Log Management Startup Loggly Raises Another $5.7M, Hires Charlie Oppenheimer As Its New CEO

Loggly, a startup helping companies like Intuit, Airbnb, and BBC track their application logs, just announced that it has raised $5.7 million in new funding.

The company has new executives too — new CEO Charlie Oppenheimer (former CEO of Digital Fountain and Aptiva, and most recently Executive in Residence at Loggly’s new investor Matrix Partners) and new CTO and Vice President of Engineering Jim Nisbet (former CTO at RSA, Tablus, and DataTools). Oppenheimer tells me that even though he’s being officially announced as new CEO today, he’s actually been on the job for about three months.

Loggly’s founding team came from IT search engine Splunk, and it aimed to provide a fun (yes, really) approach to tracking server activity. Oppenheimer says Loggly allows companies to take a close look at individual user sessions to see where things might be going wrong, and also to answer the more general questions of “What’s going on?” and “How are we doing?” by looking at a variety of different graphs, for example comparing an app’s performance the week after new code was added with the performance the week before. By receiving this data as a web service, Loggly customers don’t have to buy servers and pay engineers to keep the system up. The company is now serving more than 2,500 customers, Oppenheimer says.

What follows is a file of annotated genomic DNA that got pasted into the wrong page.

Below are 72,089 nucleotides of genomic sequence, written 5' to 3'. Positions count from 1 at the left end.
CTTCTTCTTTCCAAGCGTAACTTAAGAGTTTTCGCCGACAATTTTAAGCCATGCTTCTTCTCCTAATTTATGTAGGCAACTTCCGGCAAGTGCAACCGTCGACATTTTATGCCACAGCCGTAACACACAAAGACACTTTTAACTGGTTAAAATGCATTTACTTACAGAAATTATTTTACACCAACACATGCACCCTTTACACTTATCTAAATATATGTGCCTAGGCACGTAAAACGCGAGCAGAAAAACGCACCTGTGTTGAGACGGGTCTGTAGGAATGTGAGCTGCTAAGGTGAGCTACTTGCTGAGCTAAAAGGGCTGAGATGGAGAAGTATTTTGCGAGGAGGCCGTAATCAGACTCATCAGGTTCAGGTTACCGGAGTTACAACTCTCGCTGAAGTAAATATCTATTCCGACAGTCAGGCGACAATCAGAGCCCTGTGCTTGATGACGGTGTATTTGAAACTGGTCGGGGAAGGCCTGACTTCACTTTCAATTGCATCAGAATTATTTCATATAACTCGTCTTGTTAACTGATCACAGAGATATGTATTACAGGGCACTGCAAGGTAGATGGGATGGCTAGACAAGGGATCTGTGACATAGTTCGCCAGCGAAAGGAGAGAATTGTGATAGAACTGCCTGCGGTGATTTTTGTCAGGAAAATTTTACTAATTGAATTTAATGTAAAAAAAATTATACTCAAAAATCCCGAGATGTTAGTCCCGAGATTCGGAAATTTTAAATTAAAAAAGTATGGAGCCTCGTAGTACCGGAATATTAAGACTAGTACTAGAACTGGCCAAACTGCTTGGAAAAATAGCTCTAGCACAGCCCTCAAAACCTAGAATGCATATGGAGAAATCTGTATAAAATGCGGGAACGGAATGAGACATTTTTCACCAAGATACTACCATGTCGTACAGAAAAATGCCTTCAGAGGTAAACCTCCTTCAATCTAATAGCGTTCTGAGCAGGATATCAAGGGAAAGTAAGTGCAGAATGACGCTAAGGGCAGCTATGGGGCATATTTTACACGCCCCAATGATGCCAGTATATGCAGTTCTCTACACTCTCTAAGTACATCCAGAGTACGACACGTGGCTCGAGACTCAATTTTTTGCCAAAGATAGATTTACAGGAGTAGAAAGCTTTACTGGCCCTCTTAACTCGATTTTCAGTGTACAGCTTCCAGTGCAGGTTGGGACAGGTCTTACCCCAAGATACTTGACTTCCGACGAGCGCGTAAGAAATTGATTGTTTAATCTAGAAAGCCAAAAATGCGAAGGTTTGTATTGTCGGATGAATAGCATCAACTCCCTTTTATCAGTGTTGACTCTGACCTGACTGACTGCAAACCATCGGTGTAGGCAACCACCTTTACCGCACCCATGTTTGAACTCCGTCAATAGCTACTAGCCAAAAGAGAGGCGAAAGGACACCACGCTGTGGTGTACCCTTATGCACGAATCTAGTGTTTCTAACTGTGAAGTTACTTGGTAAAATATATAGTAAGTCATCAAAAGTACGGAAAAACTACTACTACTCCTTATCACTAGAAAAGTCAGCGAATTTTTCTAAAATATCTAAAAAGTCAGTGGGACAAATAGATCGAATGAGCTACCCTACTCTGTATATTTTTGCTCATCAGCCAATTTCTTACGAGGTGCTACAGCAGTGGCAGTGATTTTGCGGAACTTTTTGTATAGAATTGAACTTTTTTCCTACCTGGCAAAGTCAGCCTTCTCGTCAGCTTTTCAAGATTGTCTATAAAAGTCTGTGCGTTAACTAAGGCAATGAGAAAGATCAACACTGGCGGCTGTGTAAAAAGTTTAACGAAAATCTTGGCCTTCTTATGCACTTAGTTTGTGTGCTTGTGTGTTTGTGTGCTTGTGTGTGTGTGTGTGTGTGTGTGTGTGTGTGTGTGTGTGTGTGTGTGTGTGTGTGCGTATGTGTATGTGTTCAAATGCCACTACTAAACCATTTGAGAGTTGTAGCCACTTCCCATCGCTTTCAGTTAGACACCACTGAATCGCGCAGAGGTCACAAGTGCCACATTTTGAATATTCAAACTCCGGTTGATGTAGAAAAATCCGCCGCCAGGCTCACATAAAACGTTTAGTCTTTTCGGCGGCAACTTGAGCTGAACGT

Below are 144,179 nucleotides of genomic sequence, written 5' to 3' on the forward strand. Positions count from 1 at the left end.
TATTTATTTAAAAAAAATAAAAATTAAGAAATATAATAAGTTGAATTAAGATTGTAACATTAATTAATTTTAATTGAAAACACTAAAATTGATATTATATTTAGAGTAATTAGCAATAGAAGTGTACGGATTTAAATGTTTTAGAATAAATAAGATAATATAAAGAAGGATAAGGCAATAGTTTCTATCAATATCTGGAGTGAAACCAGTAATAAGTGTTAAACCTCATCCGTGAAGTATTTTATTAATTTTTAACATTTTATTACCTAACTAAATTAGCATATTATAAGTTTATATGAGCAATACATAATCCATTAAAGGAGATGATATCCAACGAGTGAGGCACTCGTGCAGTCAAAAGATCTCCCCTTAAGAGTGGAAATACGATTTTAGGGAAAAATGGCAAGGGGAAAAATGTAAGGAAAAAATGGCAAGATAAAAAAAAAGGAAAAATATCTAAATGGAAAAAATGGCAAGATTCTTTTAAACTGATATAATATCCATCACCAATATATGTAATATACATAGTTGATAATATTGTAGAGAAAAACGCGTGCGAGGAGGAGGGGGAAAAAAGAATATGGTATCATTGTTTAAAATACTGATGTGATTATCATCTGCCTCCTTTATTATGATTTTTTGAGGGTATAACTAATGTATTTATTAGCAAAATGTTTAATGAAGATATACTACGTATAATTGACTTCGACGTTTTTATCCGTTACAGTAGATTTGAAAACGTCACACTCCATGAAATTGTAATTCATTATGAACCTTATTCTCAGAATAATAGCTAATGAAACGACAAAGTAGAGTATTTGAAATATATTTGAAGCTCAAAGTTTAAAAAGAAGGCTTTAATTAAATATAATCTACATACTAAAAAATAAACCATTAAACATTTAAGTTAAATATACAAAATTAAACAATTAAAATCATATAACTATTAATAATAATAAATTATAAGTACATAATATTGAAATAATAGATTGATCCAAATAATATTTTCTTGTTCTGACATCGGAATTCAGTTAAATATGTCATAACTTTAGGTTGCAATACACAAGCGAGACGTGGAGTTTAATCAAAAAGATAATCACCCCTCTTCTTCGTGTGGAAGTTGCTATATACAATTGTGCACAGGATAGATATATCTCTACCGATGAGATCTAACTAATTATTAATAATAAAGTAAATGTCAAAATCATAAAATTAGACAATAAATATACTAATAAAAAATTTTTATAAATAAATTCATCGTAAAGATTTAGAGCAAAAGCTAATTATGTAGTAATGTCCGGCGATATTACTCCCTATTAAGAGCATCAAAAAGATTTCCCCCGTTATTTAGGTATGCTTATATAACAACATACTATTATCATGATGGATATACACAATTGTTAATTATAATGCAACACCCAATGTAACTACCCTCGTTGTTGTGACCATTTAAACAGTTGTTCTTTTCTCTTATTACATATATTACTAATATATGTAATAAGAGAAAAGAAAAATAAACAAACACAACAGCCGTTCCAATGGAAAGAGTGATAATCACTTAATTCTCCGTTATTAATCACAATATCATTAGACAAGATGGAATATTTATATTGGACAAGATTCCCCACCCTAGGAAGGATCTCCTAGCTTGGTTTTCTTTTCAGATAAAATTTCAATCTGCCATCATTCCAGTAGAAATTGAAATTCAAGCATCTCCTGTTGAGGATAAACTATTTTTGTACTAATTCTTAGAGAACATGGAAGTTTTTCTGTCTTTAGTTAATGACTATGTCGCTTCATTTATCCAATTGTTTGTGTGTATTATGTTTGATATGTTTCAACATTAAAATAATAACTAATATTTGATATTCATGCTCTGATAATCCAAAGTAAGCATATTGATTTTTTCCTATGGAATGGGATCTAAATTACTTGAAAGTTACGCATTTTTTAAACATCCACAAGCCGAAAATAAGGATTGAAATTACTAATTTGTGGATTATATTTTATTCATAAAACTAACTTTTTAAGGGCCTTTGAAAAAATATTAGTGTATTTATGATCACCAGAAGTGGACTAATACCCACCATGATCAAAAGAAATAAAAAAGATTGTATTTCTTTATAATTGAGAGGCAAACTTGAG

As for why Loggly needed new executives, Oppenheimer praises the founding team, calling founding CEO Kord Campbell “a very creative guy,” but he says that as the company is growing, it was time for someone more seasoned at the top.

“It happens all the time,” Oppenheimer says.

Still, he doesn’t want Loggly to lose its sense of fun, as exemplified by its beaver mascot. The beaver will stick around, though Oppenheimer says he may start looking a little more “smart and trustworthy and strong” and a little less like he “missed a day at a 12-step program.”

“How many cloud-based companies have you seen with blue-and-white websites?” Oppenheimer says, later adding, “It’s so rare that you can get that kind of fun, emotional connection with your customers, and if you’ve got it, you’ve got to develop it, nurture it. We ain’t going blue-and-white.”

The new funding was an extension of the $4.2 million Series A that the company raised two years ago. The money comes from Matrix and previous investors Trinity Ventures and True Ventures.